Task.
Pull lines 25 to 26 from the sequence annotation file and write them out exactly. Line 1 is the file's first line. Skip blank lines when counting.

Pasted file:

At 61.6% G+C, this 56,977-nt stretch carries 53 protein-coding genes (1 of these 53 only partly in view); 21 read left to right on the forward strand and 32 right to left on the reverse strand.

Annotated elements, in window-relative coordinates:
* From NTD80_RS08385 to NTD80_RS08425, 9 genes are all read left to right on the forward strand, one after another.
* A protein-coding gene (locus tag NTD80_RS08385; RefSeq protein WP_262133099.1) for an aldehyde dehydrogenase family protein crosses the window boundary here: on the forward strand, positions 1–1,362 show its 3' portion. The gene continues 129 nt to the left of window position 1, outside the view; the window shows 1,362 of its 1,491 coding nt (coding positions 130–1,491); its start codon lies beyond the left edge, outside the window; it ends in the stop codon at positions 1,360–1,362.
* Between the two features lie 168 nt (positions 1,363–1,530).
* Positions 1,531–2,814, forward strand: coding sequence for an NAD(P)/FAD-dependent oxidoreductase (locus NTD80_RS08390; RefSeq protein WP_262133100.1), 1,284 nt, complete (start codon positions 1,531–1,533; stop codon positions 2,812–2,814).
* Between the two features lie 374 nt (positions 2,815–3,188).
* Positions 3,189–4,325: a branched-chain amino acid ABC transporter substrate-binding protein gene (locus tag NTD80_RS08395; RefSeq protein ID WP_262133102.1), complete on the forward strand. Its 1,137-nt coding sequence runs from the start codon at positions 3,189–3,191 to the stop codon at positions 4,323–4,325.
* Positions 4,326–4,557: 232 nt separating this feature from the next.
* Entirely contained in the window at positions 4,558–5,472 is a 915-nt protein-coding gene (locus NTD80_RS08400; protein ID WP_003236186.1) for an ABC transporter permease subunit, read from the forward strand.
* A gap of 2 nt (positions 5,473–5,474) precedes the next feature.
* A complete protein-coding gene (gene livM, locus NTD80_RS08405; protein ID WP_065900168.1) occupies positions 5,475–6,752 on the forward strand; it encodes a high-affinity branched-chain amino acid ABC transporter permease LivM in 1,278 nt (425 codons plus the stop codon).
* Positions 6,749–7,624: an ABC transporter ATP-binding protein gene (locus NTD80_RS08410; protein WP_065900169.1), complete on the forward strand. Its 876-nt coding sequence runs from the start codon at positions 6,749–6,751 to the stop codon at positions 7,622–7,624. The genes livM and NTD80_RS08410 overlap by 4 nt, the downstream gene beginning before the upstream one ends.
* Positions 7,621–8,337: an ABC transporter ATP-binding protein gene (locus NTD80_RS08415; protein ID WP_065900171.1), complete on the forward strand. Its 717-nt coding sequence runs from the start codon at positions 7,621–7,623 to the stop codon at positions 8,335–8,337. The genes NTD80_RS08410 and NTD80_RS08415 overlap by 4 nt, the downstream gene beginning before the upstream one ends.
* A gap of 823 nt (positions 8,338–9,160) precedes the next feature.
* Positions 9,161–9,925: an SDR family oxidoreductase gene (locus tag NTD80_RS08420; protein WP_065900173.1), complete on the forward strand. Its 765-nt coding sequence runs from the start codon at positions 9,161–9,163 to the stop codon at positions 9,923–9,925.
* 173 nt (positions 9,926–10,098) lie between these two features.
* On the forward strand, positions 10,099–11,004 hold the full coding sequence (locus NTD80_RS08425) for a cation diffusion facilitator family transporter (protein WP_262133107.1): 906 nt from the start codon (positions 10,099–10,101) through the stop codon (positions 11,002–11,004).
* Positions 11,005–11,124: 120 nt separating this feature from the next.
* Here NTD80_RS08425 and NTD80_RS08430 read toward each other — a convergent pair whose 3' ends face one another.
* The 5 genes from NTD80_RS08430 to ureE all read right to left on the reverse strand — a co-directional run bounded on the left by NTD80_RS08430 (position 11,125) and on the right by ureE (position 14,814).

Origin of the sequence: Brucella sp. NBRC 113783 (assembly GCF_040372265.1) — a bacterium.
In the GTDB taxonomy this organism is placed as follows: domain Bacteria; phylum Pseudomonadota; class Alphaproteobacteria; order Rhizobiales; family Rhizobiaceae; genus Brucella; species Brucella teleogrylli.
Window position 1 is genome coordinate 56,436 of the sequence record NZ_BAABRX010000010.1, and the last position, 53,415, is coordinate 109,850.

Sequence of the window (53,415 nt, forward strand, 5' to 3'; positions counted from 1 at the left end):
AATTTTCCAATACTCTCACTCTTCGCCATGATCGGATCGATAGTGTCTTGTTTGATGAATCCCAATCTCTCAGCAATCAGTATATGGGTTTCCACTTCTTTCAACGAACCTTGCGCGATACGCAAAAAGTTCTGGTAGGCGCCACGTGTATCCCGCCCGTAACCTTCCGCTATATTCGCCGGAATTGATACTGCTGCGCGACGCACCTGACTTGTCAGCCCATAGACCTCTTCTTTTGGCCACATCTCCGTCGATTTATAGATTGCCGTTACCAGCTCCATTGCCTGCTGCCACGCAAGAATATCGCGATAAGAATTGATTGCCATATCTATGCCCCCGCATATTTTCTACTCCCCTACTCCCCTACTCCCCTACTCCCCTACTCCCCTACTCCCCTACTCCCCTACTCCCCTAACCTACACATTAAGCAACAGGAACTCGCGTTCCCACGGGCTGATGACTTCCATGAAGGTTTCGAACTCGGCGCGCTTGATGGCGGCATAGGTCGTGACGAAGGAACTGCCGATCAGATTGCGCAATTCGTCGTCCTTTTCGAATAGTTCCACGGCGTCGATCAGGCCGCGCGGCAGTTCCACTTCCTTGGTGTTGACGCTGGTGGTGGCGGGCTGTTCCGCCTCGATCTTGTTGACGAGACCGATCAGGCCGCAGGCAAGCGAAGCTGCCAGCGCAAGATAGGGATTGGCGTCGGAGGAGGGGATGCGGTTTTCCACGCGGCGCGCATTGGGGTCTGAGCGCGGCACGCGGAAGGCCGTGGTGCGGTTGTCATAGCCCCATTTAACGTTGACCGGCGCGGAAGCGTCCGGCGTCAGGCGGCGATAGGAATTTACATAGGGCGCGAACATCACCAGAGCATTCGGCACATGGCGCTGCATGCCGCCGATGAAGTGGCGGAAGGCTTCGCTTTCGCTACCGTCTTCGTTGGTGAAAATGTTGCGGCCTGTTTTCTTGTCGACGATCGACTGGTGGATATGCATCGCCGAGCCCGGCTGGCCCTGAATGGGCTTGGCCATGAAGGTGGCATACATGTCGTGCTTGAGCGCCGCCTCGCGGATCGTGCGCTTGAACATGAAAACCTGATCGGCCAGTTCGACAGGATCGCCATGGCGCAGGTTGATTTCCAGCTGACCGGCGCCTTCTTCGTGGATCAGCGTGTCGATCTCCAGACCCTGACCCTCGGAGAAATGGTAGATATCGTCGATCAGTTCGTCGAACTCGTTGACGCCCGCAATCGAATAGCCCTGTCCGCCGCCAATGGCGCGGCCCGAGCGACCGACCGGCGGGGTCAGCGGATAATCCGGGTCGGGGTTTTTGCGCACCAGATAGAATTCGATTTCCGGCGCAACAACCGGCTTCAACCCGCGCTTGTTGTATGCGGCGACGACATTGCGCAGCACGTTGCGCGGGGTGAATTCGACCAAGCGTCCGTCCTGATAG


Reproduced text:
Sequence of the window (53,415 nt, forward strand, 5' to 3'; positions counted from 1 at the left end):
AATTTTCCAATACTCTCACTCTTCGCCATGATCGGATCGATAGTGTCTTGTTTGATGAATCCCAATCTCTCAGCAATCAGTATATGGGTTTCCACTTCTTTCAACGAACCTTGCGCGATACGCAAAAAGTTCTGGTAGGCGCCACGTGTATCCCGCCCGTAACCTTCCGCTATATTCGCCGGAATTGATACTGCTGCGCGACGCACCTGACTTGTCAGCCCATAGACCTCTTCTTTTGGCCACATCTCCGTCGATTTATAGATTGCCGTTACCAGCTCCATTGCCTGCTGCCACGCAAGAATATCGCGATAAGAATTGATTGCCATATCTATGCCCCCGCATATTTTCTACTCCCCTACTCCCCTACTCCCCTACTCCCCTACTCCCCTACTCCCCTACTCCCCTACTCCCCTAACCTACACATTAAGCAACAGGAACTCGCGTTCCCACGGGCTGATGACTTCCATGAAGGTTTCGAACTCGGCGCGCTTGATGGCGGCATAGGTCGTGACGAAGGAACTGCCGATCAGATTGCGCAATTCGTCGTCCTTTTCGAATAGTTCCACGGCGTCGATCAGGCCGCGCGGCAGTTCCACTTCCTTGGTGTTGACGCTGGTGGTGGCGGGCTGTTCCGCCTCGATCTTGTTGACGAGACCGATCAGGCCGCAGGCAAGCGAAGCTGCCAGCGCAAGATAGGGATTGGCGTCGGAGGAGGGGATGCGGTTTTCCACGCGGCGCGCATTGGGGTCTGAGCGCGGCACGCGGAAGGCCGTGGTGCGGTTGTCATAGCCCCATTTAACGTTGACCGGCGCGGAAGCGTCCGGCGTCAGGCGGCGATAGGAATTTACATAGGGCGCGAACATCACCAGAGCATTCGGCACATGGCGCTGCATGCCGCCGATGAAGTGGCGGAAGGCTTCGCTTTCGCTACCGTCTTCGTTGGTGAAAATGTTGCGGCCTGTTTTCTTGTCGACGATCGACTGGTGGATATGCATCGCCGAGCCCGGCTGGCCCTGAATGGGCTTGGCCATGAAGGTGGCATACATGTCGTGCTTGAGCGCCGCCTCGCGGATCGTGCGCTTGAACATGAAAACCTGATCGGCCAGTTCGACAGGATCGCCATGGCGCAGGTTGATTTCCAGCTGACCGGCGCCTTCTTCGTGGATCAGCGTGTCGATCTCCAGACCCTGACCCTCGGAGAAATGGTAGATATCGTCGATCAGTTCGTCGAACTCGTTGACGCCCGCAATCGAATAGCCCTGTCCGCCGCCAATGGCGCGGCCCGAGCGACCGACCGGCGGGGTCAGCGGATAATCCGGGTCGGGGTTTTTGCGCACCAGATAGAATTCGATTTCCGGCGCAACAACCGGCTTCAACCCGCGCTTGTTGTATGCGGCGACGACATTGCGCAGCACGTTGCGCGGGGTGAATTCGACCAAGCGTCCGTCCTGATAG